The Nardò Technical Center is one of the leading proving grounds in the world and is a go-to resource for major automotive manufacturers. Its 6.2km long handling track features a 1km straight and 16 corners of varying radius and speed. Its renowned layout, which includes crests, bumps and kerbs, makes it ideal for developing new chassis technologies. As ADAS & Autonomous Vehicle International recently reported, Porsche Engineering is now using an engineering-grade digital twin of its Nardò handling circuit to fine tune automated driving. Here, Josh Wreford, head of sales, rFpro, explains how it helped Porsche develop the digital twin, which enables engineers to assess and benchmark vehicle performance quantitively at the start of the design cycle. This includes optimising the trade-off between motor type and size against battery sizing to meet range and acceleration targets. The digital twin also facilitates driver-in-the-loop simulations for additional subjective assessments, such as ride and handling.
When did the project first begin and what was the brief?
The project began in 2020 when the initial lidar scans of the handling track were completed. Virtual validation and simulation are now crucial elements of vehicle development but the key is to ensure that your simulations are correlating with the real world. The best way to do this is to carry out real-world validation tests in the same place you conduct your simulations and a digital twin enables you to do this.
When creating a digital model we need to collect two sets of data. The lidar point cloud data provides the positional information of everything in the scene and then we use cameras to recreate the visuals of the environment.
How did you first map the circuit – how long did it take?
At rFpro, we use a specialist lidar scanning company to create the point cloud data for our digital twins. They use highly accurate phase-based laser scanning equipment. Collecting this data for a digital twin can take a matter of days depending on the size of the environment. We then turn this raw data into a usable model, which involves identifying and characterizing all the objects in the scene and then our art team ensures it is highly realistic visually too.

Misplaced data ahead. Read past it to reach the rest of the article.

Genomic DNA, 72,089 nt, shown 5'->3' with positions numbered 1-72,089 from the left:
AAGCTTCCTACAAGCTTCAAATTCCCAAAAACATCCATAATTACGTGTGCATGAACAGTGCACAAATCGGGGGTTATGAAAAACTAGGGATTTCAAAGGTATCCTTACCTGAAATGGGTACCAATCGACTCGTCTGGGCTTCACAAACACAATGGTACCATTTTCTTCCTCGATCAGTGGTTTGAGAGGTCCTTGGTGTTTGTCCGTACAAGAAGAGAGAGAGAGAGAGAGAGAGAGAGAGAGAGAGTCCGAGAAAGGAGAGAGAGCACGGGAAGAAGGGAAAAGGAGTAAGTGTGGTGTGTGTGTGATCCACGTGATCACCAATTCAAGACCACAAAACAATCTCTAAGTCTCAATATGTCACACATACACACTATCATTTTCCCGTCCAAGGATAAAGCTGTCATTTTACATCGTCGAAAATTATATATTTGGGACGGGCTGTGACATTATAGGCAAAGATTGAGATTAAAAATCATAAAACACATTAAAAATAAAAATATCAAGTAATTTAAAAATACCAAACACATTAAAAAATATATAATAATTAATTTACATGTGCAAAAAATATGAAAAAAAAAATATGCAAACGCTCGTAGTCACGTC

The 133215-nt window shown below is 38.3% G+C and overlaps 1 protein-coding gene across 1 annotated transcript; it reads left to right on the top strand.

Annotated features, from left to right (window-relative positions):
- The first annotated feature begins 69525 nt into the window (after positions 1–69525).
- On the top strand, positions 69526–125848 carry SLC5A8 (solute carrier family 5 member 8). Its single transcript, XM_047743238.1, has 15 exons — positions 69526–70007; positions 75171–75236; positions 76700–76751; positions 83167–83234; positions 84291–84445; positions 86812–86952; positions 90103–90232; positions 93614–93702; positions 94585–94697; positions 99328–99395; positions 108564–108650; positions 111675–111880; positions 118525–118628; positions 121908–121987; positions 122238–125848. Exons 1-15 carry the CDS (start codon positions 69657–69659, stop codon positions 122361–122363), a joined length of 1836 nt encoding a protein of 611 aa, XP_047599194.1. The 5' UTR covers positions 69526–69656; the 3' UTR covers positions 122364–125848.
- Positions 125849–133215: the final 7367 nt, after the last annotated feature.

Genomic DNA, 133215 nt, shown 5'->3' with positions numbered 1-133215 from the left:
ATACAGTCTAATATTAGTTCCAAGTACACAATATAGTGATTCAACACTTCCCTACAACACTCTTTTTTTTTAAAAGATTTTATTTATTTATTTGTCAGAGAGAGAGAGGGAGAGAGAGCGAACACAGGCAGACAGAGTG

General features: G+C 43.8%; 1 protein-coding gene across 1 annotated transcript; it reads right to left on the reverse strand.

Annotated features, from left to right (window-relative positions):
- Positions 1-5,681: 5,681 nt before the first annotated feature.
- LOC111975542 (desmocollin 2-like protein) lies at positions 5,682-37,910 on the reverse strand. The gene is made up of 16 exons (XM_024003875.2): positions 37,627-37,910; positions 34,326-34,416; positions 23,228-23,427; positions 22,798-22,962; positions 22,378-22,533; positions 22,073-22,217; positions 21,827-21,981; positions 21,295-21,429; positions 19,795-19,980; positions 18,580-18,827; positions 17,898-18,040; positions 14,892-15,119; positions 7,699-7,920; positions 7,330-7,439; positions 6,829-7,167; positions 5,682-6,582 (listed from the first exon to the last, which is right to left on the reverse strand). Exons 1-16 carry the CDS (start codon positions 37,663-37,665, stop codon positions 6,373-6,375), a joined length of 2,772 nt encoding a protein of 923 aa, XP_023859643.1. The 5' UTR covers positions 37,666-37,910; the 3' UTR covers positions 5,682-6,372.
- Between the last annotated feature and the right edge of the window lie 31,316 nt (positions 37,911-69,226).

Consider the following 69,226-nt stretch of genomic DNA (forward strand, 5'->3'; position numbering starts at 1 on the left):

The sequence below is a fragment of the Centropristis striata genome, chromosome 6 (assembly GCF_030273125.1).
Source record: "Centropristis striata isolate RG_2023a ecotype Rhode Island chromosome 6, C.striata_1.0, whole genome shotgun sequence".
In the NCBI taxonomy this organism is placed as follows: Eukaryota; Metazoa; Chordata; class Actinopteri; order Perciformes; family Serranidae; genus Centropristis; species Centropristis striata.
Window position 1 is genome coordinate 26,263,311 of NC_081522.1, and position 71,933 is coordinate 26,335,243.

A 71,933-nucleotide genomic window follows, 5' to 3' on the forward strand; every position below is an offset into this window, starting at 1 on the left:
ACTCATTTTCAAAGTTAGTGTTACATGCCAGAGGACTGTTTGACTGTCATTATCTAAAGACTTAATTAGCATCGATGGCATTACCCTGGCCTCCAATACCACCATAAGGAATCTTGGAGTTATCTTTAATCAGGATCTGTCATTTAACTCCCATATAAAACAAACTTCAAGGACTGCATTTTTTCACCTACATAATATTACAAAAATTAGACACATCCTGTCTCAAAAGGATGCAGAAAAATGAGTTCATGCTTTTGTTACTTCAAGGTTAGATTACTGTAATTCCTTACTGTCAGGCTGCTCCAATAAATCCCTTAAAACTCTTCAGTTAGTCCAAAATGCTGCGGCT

What are some of its most interesting features and how are they useful in helping fine-tune vehicle dynamics, particularly for automated driving?
The dry handling circuit provides a technical challenge to vehicles in terms of chassis dynamics and tyre testing, with carefully designed combinations of specific radius curves and straights. When assessing automated driving systems, presenting a vehicle with these demanding corner sequences can be very challenging. It reveals how an AV will respond in such an environment and may destabilise it or force it to decelerate for sharper turns.
Automated driving on test tracks like Nardo poses a significant challenge as they often don’t contain the same visual cues that you get on a road. So, it can really challenge the systems to ensure they can navigate anywhere.
How does it facilitate driver-in-the-loop testing – and is it simulator agnostic or do you have to use a certain set up?
rFpro’s digital twin replicates the subtleties of the real track, not only with a high-fidelity visual environment but also a high-density engineering-grade road surface model, accurate to 1mm in the Z axis between adjacent points. The road surface data can be passed to a wide variety of tyre or vehicle software models using a variety of different methods, including our native Terrain Server. This ensures that the model under test receives precisely the same inputs that a real car does when on the track. While rFpro’s digital twins are designed to function solely with rFpro software, rFpro itself has been designed specifically to be highly adaptable and can be integrated with virtually any simulator hardware, from a basic USB wheel at a desk to the latest multi-DOF full-motion simulators.
Can you share any customer feedback or examples of how it has helped to fine-tune performance?
Unfortunately, a lot of the work we do for OEMs is strictly confidential, so we are unable to go into specific feedback. However, ride has become a crucial area of development for autonomous vehicles. As a user, we need to feel comfortable and safe in the vehicle, otherwise we won’t use it again. How the vehicle rides and how it navigates twists and turns, particularly at speed, is really important. How a car makes you feel is entirely subjective of course, so introducing a human into the development loop early into the process using simulation is crucial before investing resources into the AI’s algorithm or chassis hardware.
What will you be showing at the upcoming show in California to help improve automated driving?
We will be showcasing our new ray tracing rendering engine at ADAS & Autonomous Vehicle Technology Expo California (September 20 & 21, 2023, Santa Clara). We believe it is the first to accurately simulate how a vehicle’s sensor system perceives the world. It uses multiple light rays through the scene to accurately capture all the nuances of the real world. As a multi-path technique, it can reliably simulate the huge number of reflections that happen around a sensor. This is critical for low-light scenarios or environments where there are multiple light sources to accurately portray reflections and shadows. It significantly reduces the industry’s dependence on real-world data collection by providing highly-accurate synthetic training data.
Read more on the digital twin of the Nardò handling circuit, here.